What’s even more important than listing one’s priorities is listing those things that you do not consider priorities. These are things that slowly siphon your time away. You can say “I want to cross the ocean” all you like, but if you don’t recognize that your boat has a leak, you’re not going to get very far.

So now we’ll discuss the things that are holding me back, things that inhibit our progress to peace and happiness.

For anyone else who is following along with this blog so far, be forewarned: this is a difficult task to undergo. This list will likely reveal a host of things, some tangible, some not, that are inhibiting you, without you even realizing it. It will probaby reveal an addiction you were ignoring, a habit you’re surprised by, or a ritual you’ve been neglecting. Guilt, anger and pride will likely rear their ugly heads. You will likely experience resistance and shame in some cases. Personal growth comes with its own “growing pains” and this will probably sting.

I am saying this to myself, as I prepare to bare it all. Shall we begin?

My first task is to reflect on the past couple weeks and think about the things that I feel guilty or angry about. For example, as much as I love her, I often feel I don’t spend enough time playing with my daughter. I also feel I should be able to accomplish more housework than currently maintained. But why? What is holding me back?

  • Too much TV
    Ahh, there is the first sting. You know what is most sad about this? We don’t even have a set of rabbit ears. We have no cable, no satellite, no Netflix. What we do have, however, is a laptop hooked up to a television and we watch episodes online, from shows that aired the night before. And it is so easy to get sucked into that comatose state, isn’t it? So easy to fall prey to the heros on TV whose lives, personalities and appearances come across as so perfect, so seamless, so much better than our own.

    My husband (and subsequently, I) spend too much time watching TV. It’s a form of release for him, as television and movies are a passion of his and a way for him to relax and destress after working at his very difficult job. As much as I can see and understand this, it is also well past it’s limit. And therefore, I must impart some basic rules to help deal with the issue. For us, the rules will be:

    • No TV before 7:30pm or before baths, chores and clean up are done. The exception to this is Friday nights, our TV night.
    • No violent, dramatic or unpleasant television while Naomi is awake (clean comedies only). (Side note: we do not let her watch television, but there’s no reason to be watching something unpleasant while she is awake, in case she does get a glimpse. They estimate babies who are allowed to watch TV see something like 2000 murders by the time they’re two.)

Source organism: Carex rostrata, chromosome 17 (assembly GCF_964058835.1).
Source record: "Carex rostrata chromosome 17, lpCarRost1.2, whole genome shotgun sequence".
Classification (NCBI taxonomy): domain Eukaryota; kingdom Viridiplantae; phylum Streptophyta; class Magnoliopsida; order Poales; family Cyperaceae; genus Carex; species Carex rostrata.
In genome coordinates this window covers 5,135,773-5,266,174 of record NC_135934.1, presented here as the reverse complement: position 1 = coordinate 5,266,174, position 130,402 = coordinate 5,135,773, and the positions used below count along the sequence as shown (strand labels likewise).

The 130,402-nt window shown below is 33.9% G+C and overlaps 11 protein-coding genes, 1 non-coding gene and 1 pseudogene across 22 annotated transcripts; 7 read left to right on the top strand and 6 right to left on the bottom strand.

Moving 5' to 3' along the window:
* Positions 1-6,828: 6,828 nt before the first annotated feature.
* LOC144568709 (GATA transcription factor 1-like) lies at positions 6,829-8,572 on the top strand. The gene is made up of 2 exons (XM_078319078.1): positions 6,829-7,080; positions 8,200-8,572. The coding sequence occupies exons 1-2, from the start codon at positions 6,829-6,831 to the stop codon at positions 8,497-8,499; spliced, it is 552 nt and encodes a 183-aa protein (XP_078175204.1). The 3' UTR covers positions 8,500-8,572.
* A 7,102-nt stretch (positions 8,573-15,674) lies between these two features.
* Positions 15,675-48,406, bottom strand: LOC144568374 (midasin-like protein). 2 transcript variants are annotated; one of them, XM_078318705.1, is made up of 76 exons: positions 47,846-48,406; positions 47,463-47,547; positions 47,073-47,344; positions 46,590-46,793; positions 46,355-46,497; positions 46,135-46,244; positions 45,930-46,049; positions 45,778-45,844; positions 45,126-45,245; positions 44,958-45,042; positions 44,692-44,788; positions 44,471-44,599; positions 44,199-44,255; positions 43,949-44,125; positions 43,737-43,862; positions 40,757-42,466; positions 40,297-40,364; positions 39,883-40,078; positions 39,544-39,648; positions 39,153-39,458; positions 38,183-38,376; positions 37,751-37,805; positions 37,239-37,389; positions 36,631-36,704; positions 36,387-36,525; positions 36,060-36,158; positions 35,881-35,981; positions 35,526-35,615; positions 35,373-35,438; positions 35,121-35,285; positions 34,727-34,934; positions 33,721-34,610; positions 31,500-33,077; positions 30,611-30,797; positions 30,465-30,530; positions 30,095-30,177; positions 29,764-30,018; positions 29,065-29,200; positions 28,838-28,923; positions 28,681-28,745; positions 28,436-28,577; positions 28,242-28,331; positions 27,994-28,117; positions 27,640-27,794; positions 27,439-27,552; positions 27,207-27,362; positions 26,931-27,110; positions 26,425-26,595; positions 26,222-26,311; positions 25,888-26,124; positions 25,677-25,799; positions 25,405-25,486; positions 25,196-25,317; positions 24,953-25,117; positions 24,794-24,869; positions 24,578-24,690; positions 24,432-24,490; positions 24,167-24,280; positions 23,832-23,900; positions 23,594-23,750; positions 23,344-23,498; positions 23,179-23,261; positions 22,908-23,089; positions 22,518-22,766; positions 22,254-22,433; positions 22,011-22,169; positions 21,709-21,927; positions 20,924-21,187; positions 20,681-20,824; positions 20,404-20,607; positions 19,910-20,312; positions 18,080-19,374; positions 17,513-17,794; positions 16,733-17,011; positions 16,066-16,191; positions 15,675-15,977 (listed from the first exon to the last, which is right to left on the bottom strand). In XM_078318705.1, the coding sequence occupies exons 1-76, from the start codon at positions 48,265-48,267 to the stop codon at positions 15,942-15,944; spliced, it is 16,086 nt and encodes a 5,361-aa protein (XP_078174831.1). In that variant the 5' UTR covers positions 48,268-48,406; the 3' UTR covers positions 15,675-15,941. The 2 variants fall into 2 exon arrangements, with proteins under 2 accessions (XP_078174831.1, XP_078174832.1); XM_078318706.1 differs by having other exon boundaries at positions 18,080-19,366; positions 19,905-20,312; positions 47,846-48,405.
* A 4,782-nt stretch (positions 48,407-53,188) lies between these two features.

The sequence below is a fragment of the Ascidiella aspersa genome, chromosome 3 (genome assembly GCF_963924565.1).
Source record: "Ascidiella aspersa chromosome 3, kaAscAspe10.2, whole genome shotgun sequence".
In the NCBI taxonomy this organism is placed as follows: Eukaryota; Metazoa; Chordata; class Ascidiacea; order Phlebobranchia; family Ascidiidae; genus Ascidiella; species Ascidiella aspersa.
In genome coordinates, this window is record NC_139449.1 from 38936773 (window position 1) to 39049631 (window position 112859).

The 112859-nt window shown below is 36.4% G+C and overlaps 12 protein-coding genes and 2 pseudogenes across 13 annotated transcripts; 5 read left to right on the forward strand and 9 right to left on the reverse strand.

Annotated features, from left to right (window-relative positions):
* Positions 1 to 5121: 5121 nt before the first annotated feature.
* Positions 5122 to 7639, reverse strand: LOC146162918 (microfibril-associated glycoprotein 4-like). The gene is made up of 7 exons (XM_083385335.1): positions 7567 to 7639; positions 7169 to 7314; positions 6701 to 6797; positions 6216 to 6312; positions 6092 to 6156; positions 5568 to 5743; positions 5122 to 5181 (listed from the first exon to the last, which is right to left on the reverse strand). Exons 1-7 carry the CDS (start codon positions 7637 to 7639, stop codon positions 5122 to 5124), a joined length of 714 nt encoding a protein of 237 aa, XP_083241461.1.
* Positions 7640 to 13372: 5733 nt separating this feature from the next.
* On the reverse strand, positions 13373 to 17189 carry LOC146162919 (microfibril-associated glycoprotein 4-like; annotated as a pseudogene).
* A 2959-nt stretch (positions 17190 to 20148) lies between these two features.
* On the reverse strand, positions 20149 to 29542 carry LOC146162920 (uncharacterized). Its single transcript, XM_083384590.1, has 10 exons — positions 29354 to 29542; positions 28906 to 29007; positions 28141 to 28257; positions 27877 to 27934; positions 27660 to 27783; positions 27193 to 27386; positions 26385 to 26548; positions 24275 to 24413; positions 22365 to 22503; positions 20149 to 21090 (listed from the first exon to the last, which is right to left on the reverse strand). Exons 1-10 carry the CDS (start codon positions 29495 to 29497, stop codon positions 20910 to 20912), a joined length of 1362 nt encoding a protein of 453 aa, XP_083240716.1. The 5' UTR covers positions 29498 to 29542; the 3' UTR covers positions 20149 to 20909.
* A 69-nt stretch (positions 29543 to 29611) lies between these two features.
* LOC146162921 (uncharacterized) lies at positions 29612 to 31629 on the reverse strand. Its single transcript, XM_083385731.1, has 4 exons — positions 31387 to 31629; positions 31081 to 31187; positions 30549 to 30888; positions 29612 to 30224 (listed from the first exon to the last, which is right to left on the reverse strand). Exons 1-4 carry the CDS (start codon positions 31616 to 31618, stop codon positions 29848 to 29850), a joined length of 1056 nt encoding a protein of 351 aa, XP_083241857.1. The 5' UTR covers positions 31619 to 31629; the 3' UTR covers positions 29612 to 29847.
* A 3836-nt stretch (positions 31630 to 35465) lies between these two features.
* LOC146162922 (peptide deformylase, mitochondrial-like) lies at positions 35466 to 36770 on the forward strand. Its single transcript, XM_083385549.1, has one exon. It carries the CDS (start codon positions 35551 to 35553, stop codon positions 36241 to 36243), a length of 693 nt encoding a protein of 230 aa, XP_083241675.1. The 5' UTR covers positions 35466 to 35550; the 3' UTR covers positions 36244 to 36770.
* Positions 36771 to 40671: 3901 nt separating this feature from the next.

• Too much iPhone
    Ahhh, the wonderful iPhone. How quickly you get addicted to these wonderful little handheld devices. Mine even comes to bed with me (“It’s the only ‘me time’ I get, and the only chance I have to blog without interruption,” I hear myself saying to my husband.). It has begun weighing on ny conscience, especially since I have begun noticing my daughter either looking at it sadly or eagerly grabbing for it. Oh beloved iPhone, you have become far too dear to me. I am afraid we must break up. Can we not still be friends?

    • Delete any and all crap apps (approx. 90% of them).
    • Stop keeping daily information on them — no more routines, to do lists, etc.
    • Limit email/social media checks to 1 per hour. Immediate or necessary replies only. All others can wait til nap time.
    • Pick a few specific purposes for the iPhone. For me, that would include blogging, social media, information, family appointments. The majority of it’s uses are just as easy to be done analog.
    • Keep gaming to a minimum. I have two games I play with my husband and one I play myself. That is enough.
    • Set aside some iPhone-free time. For me, when my daughter is awake, when my husband is home, etc. Keep a running list of things to do or look up or do on the phone during this time for when you have the time later.
  • Perfectionism
    This one gets all of us, and we don’t even realize it. I waste so much time on so many useless, trivial things, because they aren’t perfect. I will (metaphorically) spend so much time polishing the silverware, that I never get to eat with it! (Side note: For anyone who struggles with this, I highly recommend checking out FlyLady.net. She has helped thousands of people, and if you can get past her product placement and constant referrals to her friends, she really does have good things to say.)

    • Give up. I’m not perfect. I wasn’t born perfect, I’ll never be perfect, so stop trying to be perfect.
    • Acknowledge it when I realize I’m doing it, and move on.
    • Limit the time I have to focus on a task. Set a timer for 2-15 minutes and only allow myself that much time to complete the task.
    • Utilize my resources. Spellcheck, erasers and Freecycle are there to help us cope with our errors.
  • Bad Habits
    We all have things that we do unconsciously that diminish our lives. A dependency, a desire, a weakness. Perhaps you love collecting chess sets, or have a vast collection of books you never read, or (my vice) are drawn to blank paper of all kinds. This interferes with your life routine when you find yourself spending too much or being overburdened with your habit.

    • Ask myself, is it worth it? I stopped collecting magazines years ago when I realized I could get any of the articles I liked off the Internet. It wasn’t worth it to keep them all.
    • Keep only the things I love. I had a desk full of blank journals. I realized they were weighing me down and tossed most of them. Now I keep my journals in blogs or on my iPhone.
  • And finally, Too Eager to Please
    I am that person. The one who wants to make everyone happy. The one who wants to be sure no one’s feelings get hurt. The one who doesn’t object when I specifically ask that no one buy my daughter clothes, but they do anyways. The one who ignores a chill remark about breastfeeding by a family member because I don’t want to hurt their feelings. The one who let’s her home and life get overcluttered because I can’t say no.

    • Ask myself, again, is it worth it? Is my happiness not worth as much as anyone else’s? Why should I sacrifice my home and family to please people who aren’t even part of it?
    • Grow a backbone. Make sure that I inform others when their acts, behavior and attitude offend or go against my wishes.
    • Be prepared for the backlash and accept it for what it is. 9 times out of 10, people don’t even realize that what they’re doing is offensive or disagreeable. But that doesn’t mean it is acceptable, and we all hate to be wrong. I need to be gentle, but firm, and accept that not everyone is going to take my criticism lightly.
  • This list could go on for eternity. But this is a good start. If I can accomplish this much, I will be well on my way.